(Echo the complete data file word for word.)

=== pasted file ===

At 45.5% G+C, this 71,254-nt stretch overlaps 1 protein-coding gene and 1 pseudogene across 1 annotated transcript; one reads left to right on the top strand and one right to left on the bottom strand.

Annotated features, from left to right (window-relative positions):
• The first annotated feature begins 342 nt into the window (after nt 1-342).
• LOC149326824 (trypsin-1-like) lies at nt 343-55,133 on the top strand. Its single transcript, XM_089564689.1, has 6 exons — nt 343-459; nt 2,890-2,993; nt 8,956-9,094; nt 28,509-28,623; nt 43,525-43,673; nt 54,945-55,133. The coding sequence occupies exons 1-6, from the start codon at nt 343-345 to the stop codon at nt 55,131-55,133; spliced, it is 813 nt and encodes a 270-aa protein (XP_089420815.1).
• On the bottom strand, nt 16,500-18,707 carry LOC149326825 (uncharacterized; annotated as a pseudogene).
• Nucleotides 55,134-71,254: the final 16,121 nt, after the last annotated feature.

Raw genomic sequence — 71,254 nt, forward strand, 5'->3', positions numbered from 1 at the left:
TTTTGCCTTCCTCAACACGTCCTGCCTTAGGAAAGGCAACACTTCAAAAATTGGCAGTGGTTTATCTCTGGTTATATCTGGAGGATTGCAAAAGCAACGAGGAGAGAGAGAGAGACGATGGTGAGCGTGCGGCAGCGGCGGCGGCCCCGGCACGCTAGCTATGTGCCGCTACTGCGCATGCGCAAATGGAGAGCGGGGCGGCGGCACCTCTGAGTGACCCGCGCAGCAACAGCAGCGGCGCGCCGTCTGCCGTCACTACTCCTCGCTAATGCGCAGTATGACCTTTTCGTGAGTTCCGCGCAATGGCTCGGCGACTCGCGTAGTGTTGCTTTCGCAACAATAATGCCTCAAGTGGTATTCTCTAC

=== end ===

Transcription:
At 45.5% G+C, this 71,254-nt stretch overlaps 1 protein-coding gene and 1 pseudogene across 1 annotated transcript; one reads left to right on the top strand and one right to left on the bottom strand.

Annotated features, from left to right (window-relative positions):
• The first annotated feature begins 342 nt into the window (after nt 1-342).
• LOC149326824 (trypsin-1-like) lies at nt 343-55,133 on the top strand. Its single transcript, XM_089564689.1, has 6 exons — nt 343-459; nt 2,890-2,993; nt 8,956-9,094; nt 28,509-28,623; nt 43,525-43,673; nt 54,945-55,133. The coding sequence occupies exons 1-6, from the start codon at nt 343-345 to the stop codon at nt 55,131-55,133; spliced, it is 813 nt and encodes a 270-aa protein (XP_089420815.1).
• On the bottom strand, nt 16,500-18,707 carry LOC149326825 (uncharacterized; annotated as a pseudogene).
• Nucleotides 55,134-71,254: the final 16,121 nt, after the last annotated feature.

Raw genomic sequence — 71,254 nt, forward strand, 5'->3', positions numbered from 1 at the left:
TTTTGCCTTCCTCAACACGTCCTGCCTTAGGAAAGGCAACACTTCAAAAATTGGCAGTGGTTTATCTCTGGTTATATCTGGAGGATTGCAAAAGCAACGAGGAGAGAGAGAGAGACGATGGTGAGCGTGCGGCAGCGGCGGCGGCCCCGGCACGCTAGCTATGTGCCGCTACTGCGCATGCGCAAATGGAGAGCGGGGCGGCGGCACCTCTGAGTGACCCGCGCAGCAACAGCAGCGGCGCGCCGTCTGCCGTCACTACTCCTCGCTAATGCGCAGTATGACCTTTTCGTGAGTTCCGCGCAATGGCTCGGCGACTCGCGTAGTGTTGCTTTCGCAACAATAATGCCTCAAGTGGTATTCTCTAC